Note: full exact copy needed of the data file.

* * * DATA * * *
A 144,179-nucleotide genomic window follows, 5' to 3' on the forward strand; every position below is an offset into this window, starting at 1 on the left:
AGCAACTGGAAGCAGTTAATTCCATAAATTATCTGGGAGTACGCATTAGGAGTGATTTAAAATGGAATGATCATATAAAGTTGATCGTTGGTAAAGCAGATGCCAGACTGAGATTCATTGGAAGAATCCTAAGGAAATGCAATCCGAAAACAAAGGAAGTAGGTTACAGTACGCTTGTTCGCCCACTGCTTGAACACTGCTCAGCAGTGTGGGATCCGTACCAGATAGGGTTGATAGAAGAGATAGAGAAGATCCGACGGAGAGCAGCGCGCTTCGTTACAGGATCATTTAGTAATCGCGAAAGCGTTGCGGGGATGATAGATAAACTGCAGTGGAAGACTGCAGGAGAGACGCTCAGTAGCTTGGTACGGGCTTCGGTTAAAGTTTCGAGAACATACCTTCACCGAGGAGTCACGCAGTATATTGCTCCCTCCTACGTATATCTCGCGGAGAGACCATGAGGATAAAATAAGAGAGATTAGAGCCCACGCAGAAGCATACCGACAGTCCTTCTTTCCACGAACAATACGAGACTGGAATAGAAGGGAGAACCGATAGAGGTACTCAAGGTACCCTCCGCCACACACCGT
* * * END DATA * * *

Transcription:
A 144,179-nucleotide genomic window follows, 5' to 3' on the forward strand; every position below is an offset into this window, starting at 1 on the left:
AGCAACTGGAAGCAGTTAATTCCATAAATTATCTGGGAGTACGCATTAGGAGTGATTTAAAATGGAATGATCATATAAAGTTGATCGTTGGTAAAGCAGATGCCAGACTGAGATTCATTGGAAGAATCCTAAGGAAATGCAATCCGAAAACAAAGGAAGTAGGTTACAGTACGCTTGTTCGCCCACTGCTTGAACACTGCTCAGCAGTGTGGGATCCGTACCAGATAGGGTTGATAGAAGAGATAGAGAAGATCCGACGGAGAGCAGCGCGCTTCGTTACAGGATCATTTAGTAATCGCGAAAGCGTTGCGGGGATGATAGATAAACTGCAGTGGAAGACTGCAGGAGAGACGCTCAGTAGCTTGGTACGGGCTTCGGTTAAAGTTTCGAGAACATACCTTCACCGAGGAGTCACGCAGTATATTGCTCCCTCCTACGTATATCTCGCGGAGAGACCATGAGGATAAAATAAGAGAGATTAGAGCCCACGCAGAAGCATACCGACAGTCCTTCTTTCCACGAACAATACGAGACTGGAATAGAAGGGAGAACCGATAGAGGTACTCAAGGTACCCTCCGCCACACACCGT